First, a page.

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Master Species List Update!

August 2, 2019 Category: ,
Leatherleaf is a bog specialist, host plant to bog specialist moths and butterflies, and is one of the earliest blooming plants in the Sax-Zim Bog. An important part of our biodiversity!

It has been a while since I have updated everyone on the Master Species List. On the last check-in, the Master Species List in the Sax-Zim Bog had just surpassed 1,000 species! If you are interested in seeing the first two biodiversity posts, follow the links here and here!

So what has happened in the last three years of species documentation in the Sax-Zim Bog?

For starters, we have continued to utilize iNaturalist to document species in the Sax-Zim Bog! It has been exciting to see what species have been documented by those of you using iNaturalist on your visits to the Sax-Zim Bog. All-in-all, 172 observers have documented 1,025 species! This year we decided to enter data into an iNaturalist project during the 7th Annual Sax-Zim Bog BioBlitz! This was the first time we have used this project format and 15 folks submitted documentation of 184 species, which is roughly 1/3 of the total species documented during the BioBlitz. If you are interested in checking out data from the BioBlitz or the general Sax-Zim Bog Area, follow these links: BioBlitz and Sax-Zim Bog .

Education programs have been continuing to showcase species diversity, and have been showing off neat species here and there! With the addition of Master Naturalist courses, increased discussion of bog ecology or winter time tracking or ferns and clubmosses can be has helped build a sense of place at all times of year for naturalists. Field trips have been going on in the Sax-Zim Bog for almost 5 years now and each trips covers a lot of ground in the Sax-Zim Bog, showcasing diverse ecosystems and species found in the bog. Each participant has their own hopes/goals/species of interest when coming on our trips. Perhaps they want to add to what they learned from a previous trip or are digging in to new species of interest. Maybe they simply are hoping to experience the bog! It is wonderful to see the excitement from visitors on seeing their first Pitcher Plant or Rusty Snaketail or Baltimore Checkerspot or Blackburnian Warbler.

Master Naturalists admiring a Freija Fritillary that decided to join our bog ecology walk!

With the increased use of iNaturalist, continued education programs, the continued presence of BioBlitzes in the Sax-Zim Bog, and volunteers looking diligently for new and exciting species, the Master Species List has grown considerably! I was actually planning a post celebrating 1,500 species in the Sax-Zim Bog… but… we blew by that number! At the time of writing this post, the Master List sits at 1,637 species with new additions of Northeastern Pine Sawyer and a species of Flower Longhorn beetle we found while cutting wood for the new Fermoy Bog Boardwalk, just yesterday (8/1)!

Species diversity can be predictable in an ecosystem: Lots of insects and plants, with fewer higher order vertebrates and our list certainly plays by those rules! It has been interesting to see how the species list changes from year to year. Reviewing and updating the list can be a challenge, and this season Ethan Perry volunteered to take a look at the plant list and gave it a review. He was able to add and subtract and remove plant species and now our documentation is much more accurate. More frequently, however, the changes to the list are dependent on which species get reported or are of interest to those visiting the Sax-Zim Bog. Here are the most diverse species groups in the Sax-Zim Bog… for now!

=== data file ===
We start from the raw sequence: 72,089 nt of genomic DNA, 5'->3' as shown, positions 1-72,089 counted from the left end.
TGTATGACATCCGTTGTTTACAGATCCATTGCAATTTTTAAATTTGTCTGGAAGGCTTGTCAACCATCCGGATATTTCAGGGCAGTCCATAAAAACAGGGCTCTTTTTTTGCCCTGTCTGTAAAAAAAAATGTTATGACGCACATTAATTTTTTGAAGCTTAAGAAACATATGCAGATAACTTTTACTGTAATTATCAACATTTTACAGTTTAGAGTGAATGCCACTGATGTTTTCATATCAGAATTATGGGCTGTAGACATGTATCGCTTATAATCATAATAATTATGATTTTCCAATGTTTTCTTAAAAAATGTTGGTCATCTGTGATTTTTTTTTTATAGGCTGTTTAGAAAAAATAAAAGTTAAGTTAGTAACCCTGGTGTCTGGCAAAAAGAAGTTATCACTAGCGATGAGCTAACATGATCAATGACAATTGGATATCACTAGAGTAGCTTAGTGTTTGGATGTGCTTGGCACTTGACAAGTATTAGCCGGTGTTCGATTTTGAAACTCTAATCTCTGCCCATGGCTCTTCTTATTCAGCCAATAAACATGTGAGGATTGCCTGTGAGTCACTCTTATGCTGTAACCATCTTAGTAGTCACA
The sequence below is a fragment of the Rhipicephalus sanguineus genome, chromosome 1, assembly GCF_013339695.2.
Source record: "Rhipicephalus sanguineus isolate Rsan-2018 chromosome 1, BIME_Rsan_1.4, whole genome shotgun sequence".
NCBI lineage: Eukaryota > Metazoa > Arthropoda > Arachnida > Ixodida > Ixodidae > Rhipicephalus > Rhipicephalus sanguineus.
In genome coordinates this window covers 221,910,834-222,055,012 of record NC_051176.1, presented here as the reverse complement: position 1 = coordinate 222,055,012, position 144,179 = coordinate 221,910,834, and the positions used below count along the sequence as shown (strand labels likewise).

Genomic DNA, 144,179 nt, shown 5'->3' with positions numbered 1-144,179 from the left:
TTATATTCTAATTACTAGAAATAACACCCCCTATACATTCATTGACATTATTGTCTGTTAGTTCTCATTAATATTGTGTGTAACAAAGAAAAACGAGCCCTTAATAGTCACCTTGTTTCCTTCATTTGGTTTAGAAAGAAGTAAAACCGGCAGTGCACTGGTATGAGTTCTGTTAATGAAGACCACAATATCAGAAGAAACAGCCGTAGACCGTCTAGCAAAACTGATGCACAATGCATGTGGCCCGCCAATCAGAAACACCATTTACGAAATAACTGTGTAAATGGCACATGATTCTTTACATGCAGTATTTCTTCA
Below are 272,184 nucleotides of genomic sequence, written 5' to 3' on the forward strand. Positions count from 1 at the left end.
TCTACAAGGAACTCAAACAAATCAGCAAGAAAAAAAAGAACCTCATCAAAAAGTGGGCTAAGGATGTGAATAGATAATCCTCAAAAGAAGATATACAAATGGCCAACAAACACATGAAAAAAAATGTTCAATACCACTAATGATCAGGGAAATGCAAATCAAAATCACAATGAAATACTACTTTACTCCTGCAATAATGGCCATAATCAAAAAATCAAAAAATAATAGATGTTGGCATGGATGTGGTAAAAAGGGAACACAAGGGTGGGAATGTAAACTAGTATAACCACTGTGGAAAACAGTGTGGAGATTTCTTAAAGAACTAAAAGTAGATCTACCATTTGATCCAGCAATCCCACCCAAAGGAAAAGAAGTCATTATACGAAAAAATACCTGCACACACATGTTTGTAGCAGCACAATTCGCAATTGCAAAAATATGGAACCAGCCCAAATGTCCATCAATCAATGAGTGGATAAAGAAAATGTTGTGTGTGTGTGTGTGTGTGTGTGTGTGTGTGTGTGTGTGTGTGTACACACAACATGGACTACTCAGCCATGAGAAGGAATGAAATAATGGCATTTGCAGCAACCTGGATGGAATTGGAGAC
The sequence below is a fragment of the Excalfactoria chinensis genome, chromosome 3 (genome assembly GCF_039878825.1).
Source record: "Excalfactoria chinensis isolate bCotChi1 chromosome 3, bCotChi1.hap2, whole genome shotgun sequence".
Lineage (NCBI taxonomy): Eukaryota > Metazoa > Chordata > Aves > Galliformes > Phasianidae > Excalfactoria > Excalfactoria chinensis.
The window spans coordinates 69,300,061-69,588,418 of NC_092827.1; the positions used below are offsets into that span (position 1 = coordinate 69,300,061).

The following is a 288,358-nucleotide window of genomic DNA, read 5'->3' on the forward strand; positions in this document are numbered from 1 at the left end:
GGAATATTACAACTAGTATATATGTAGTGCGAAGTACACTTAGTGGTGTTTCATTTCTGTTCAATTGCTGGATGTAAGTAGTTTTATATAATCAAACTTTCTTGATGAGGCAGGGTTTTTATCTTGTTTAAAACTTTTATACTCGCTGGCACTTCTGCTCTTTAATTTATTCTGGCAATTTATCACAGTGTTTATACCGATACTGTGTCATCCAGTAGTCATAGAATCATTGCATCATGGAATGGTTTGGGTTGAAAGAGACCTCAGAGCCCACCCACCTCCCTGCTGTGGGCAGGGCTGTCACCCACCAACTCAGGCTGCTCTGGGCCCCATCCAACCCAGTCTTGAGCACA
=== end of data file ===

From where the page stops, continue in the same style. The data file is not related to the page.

Golden Moonglow Lichen one of the more difficult to find species in the Sax-Zim Bog.
  1. Plants: 467 species
  2. Moths: 284 species
  3. Birds: 234 species
  4. Fungi and Lichens: 137 species
  5. Odonates: 83 species

Did those numbers surprise you? Are those the species you would expect to be the most diverse? I am constantly surprised at the diversity found in the Sax-Zim Bog. There is just so much to see that you cannot possibly cover all of the species with one visit or maybe even ten visits. New or rare species lie just around/in/below each tussock of cotton grass, within the depths of the black spruce bogs and sphagnum moss, or down the river. If you have not made visiting the Sax-Zim Bog in the summer months a priority, you are missing out! Although the winter is plenty exciting, the diversity, and the core of what makes the Sax-Zim Bog the Sax-Zim Bog, can only be seen in the spring and summer.

While the list has not quite made it to 2,000 species, we are well on our way to that number! The more species we find and document, the greater our understanding of place becomes, and the greater appreciation we gain of the sheer expanse and diversity of the Sax-Zim Bog. I also think that the more diversity we uncover, the greater the need will become to protect this unique collection of habitat types and species. 2,000 species is just around the corner!

I am continually thankful for keen observers out in the field documenting the species that they see while enjoying the Sax-Zim Bog during the summer months (and winter months!). I am also thankful for the number of naturalists volunteering their time to find and identify new species during the BioBlitz or on their own! Without extra eyes and sets of expertise, there is no way we would have been able to document over 1,600 species!

My challenge for all of the visitors/naturalists/bog blog readers: go look under a rock, take a walk down Gray Jay Way, or just enjoy late summer diversity in the Sax-Zim Bog just to see what is there and until next time… I will see you out in the Bog!

-Head Naturalist Clinton